Lasik or laser assisted in situ keratomileusis, is a surgical procedure that reshapes the cornea to correct common vision problems such as nearsightedness, farsightedness and astigmatism. The surgery reshapes the cornea, the clear front part of the eye, so that the light received through it is properly focused onto the retina in the back of your eye. Lasik usually replaces the need for glasses or contact lenses. As of 2011, approximately 11 million people in the United States have had Lasik surgery and in 2015, the number of LASIK surgeries in the United States was approximately 596,000 with a high satisfaction rate. Everyone is not a good candidate for Lasik and there are some medical requirements, such as strong tear production and thick corneas that must be met. There is also a similar procedure called PRK which is an alternative for Lasik, but has a longer healing time and can have a more painful recovery. If you are interested in Lasik surgery, make an appointment with Dr. Amy Treski at Optique Boutique 20/20 to determine if Lasik is right for you.


Computer vision syndrome is a condition that affects both adults and children as a result of staring at a computer for an extended period of time. Symptoms include dry eyes, eye fatigue, eye strain, burning, neck ache, headaches, blurred vision, dizziness and difficulty refocusing. Dr. Treski recommends what she calls the 20/20 rule. It is necessary to take breaks from staring or focusing on detailed work or computer screens. Dr. Treski advises that you should look up at a distance into infinity for 20 seconds every 20 minutes. Reducing the glare on your computer screen from windows by adjusting the position of your monitor, lower the lighting or install a glare filter may also help. Using artificial tears may help with dry eyes to reduce some of the symptoms including discomfort, red eyes and irritation. If these simple remedies don’t help make an appointment with Dr. Treski at Optique Boutique 20/20 for more personalized treatment, including special computer eyeglasses with advanced new coatings that block blue rays given off by computers and a dry eye treatment evaluation.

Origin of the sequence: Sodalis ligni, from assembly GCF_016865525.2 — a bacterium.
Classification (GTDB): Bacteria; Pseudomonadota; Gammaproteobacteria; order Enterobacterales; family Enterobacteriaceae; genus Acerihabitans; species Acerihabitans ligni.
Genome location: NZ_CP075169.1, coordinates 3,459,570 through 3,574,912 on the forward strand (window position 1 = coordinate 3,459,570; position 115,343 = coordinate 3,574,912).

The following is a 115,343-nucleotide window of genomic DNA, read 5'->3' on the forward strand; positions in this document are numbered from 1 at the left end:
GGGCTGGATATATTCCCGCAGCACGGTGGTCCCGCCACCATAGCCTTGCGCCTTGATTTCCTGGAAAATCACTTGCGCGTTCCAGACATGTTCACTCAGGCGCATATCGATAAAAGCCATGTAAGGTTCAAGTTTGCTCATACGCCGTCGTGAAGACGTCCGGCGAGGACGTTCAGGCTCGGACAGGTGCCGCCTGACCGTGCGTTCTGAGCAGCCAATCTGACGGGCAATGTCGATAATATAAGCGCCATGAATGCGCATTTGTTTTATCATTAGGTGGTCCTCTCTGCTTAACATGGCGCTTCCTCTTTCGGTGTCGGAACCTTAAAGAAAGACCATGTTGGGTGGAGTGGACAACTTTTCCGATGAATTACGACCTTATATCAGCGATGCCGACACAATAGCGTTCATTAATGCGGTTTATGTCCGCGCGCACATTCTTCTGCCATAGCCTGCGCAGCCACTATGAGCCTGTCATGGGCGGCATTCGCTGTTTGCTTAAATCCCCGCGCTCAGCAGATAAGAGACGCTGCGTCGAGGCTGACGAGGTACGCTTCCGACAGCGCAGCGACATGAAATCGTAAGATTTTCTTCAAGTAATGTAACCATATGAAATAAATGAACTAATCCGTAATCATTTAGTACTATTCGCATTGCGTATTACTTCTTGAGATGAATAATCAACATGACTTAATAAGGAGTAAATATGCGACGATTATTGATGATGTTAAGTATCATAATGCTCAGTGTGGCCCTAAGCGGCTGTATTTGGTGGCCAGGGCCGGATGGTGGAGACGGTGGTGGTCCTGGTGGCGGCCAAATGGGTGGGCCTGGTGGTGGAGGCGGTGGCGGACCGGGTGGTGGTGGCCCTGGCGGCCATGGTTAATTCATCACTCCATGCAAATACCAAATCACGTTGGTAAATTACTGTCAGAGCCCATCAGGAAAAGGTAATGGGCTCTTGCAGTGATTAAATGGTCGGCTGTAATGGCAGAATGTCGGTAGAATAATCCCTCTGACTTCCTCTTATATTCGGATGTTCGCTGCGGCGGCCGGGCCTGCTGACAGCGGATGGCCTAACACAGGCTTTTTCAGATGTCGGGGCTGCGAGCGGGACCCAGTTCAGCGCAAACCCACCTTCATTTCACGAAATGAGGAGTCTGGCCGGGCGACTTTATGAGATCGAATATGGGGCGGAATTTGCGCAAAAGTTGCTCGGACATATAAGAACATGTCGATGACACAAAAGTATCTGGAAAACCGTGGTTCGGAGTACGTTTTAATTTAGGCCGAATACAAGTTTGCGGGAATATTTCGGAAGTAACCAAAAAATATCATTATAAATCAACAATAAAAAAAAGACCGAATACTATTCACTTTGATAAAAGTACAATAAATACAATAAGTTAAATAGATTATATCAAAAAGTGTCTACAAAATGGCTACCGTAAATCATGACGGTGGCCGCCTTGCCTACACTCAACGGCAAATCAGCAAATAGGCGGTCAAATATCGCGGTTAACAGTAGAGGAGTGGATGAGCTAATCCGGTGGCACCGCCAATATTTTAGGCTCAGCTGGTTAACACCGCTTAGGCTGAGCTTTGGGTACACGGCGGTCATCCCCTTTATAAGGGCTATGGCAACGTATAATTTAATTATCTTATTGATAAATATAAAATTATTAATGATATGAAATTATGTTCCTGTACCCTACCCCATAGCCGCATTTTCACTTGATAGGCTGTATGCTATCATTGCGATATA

Amblyopia, more commonly known as lazy eye, usually starts as a childhood condition when one eye has much better vision and focus than the other one. Early diagnosis is important because the longer this condition goes untreated, your child’s brain receives both a blurry image and a clear image, causing the brain to ignore the blurry one in preference for the clearer image. If left unchecked over months or even years in a young child, the vision in the blurry eye will worsen and vision will not fully develop. This condition can be caused by large differences in refractive error between the two eyes due to one eye being more farsighted or having a greater astigmatism than the other. Sometimes one of the eyes may turn in or out and the eyes don’t line up correctly causing double vision. This is called strabismus and can lead to amblyopia. Another cause of amblyopia may be discovered because the child cannot see well out of one eye because something is blocking the light from reaching the retina in the back of the eye, such as from a cataract of the lens or some blood or other condition in the back of the eye. Your child is more likely to have amblyopia if it already runs in the family. Treatment can include glasses to correct the refractive error, patching the good eye to force the weaker eye to focus properly, use of atropine eye drops in mild cases to blur the vision in the good eye in lieu of a patch or Dr. Treski may recommend surgery if necessary to remove an existing cataract. Early diagnosis and treatment are the keys to good results; therefore, it is recommended that children have a complete eye examination by age four or five. With early diagnosis and treatment most children will gain vision however, amblyopia becomes more difficult to treat after about 7-9 years of age, because the brain develops to accept only the information received from the good eye and ignores the signals received through the lazy eye. It is essential to make sure your child has routine eye examinations.